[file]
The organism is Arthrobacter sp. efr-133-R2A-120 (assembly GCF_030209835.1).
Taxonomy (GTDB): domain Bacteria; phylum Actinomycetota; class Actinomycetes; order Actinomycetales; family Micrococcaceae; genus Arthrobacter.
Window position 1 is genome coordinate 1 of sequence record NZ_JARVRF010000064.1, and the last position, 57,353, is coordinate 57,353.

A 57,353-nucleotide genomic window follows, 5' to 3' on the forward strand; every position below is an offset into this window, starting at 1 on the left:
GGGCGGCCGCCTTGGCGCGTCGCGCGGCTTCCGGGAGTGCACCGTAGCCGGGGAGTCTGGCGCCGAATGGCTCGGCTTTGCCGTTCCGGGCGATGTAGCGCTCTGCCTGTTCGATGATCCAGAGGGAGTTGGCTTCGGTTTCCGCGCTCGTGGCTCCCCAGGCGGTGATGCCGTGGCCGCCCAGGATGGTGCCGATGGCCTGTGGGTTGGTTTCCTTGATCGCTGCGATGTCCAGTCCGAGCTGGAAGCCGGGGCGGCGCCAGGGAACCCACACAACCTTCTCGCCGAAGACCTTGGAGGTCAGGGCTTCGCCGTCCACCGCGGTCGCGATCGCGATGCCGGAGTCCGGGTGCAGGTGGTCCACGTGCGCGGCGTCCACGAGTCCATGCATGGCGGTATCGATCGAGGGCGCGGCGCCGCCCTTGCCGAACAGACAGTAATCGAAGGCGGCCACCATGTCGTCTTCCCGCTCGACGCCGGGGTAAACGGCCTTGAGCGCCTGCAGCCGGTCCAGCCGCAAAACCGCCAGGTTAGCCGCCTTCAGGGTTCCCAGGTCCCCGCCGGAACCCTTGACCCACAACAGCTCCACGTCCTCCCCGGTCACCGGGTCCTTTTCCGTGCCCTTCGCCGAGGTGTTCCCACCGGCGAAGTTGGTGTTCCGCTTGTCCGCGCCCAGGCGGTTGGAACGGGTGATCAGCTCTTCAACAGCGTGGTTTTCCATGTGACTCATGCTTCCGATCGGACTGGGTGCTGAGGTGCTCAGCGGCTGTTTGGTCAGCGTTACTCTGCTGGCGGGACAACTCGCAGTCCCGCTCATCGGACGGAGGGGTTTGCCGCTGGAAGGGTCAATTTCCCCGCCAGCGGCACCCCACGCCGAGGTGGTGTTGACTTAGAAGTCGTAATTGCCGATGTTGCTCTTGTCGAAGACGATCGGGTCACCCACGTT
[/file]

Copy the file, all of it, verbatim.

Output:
The organism is Arthrobacter sp. efr-133-R2A-120 (assembly GCF_030209835.1).
Taxonomy (GTDB): domain Bacteria; phylum Actinomycetota; class Actinomycetes; order Actinomycetales; family Micrococcaceae; genus Arthrobacter.
Window position 1 is genome coordinate 1 of sequence record NZ_JARVRF010000064.1, and the last position, 57,353, is coordinate 57,353.

A 57,353-nucleotide genomic window follows, 5' to 3' on the forward strand; every position below is an offset into this window, starting at 1 on the left:
GGGCGGCCGCCTTGGCGCGTCGCGCGGCTTCCGGGAGTGCACCGTAGCCGGGGAGTCTGGCGCCGAATGGCTCGGCTTTGCCGTTCCGGGCGATGTAGCGCTCTGCCTGTTCGATGATCCAGAGGGAGTTGGCTTCGGTTTCCGCGCTCGTGGCTCCCCAGGCGGTGATGCCGTGGCCGCCCAGGATGGTGCCGATGGCCTGTGGGTTGGTTTCCTTGATCGCTGCGATGTCCAGTCCGAGCTGGAAGCCGGGGCGGCGCCAGGGAACCCACACAACCTTCTCGCCGAAGACCTTGGAGGTCAGGGCTTCGCCGTCCACCGCGGTCGCGATCGCGATGCCGGAGTCCGGGTGCAGGTGGTCCACGTGCGCGGCGTCCACGAGTCCATGCATGGCGGTATCGATCGAGGGCGCGGCGCCGCCCTTGCCGAACAGACAGTAATCGAAGGCGGCCACCATGTCGTCTTCCCGCTCGACGCCGGGGTAAACGGCCTTGAGCGCCTGCAGCCGGTCCAGCCGCAAAACCGCCAGGTTAGCCGCCTTCAGGGTTCCCAGGTCCCCGCCGGAACCCTTGACCCACAACAGCTCCACGTCCTCCCCGGTCACCGGGTCCTTTTCCGTGCCCTTCGCCGAGGTGTTCCCACCGGCGAAGTTGGTGTTCCGCTTGTCCGCGCCCAGGCGGTTGGAACGGGTGATCAGCTCTTCAACAGCGTGGTTTTCCATGTGACTCATGCTTCCGATCGGACTGGGTGCTGAGGTGCTCAGCGGCTGTTTGGTCAGCGTTACTCTGCTGGCGGGACAACTCGCAGTCCCGCTCATCGGACGGAGGGGTTTGCCGCTGGAAGGGTCAATTTCCCCGCCAGCGGCACCCCACGCCGAGGTGGTGTTGACTTAGAAGTCGTAATTGCCGATGTTGCTCTTGTCGAAGACGATCGGGTCACCCACGTT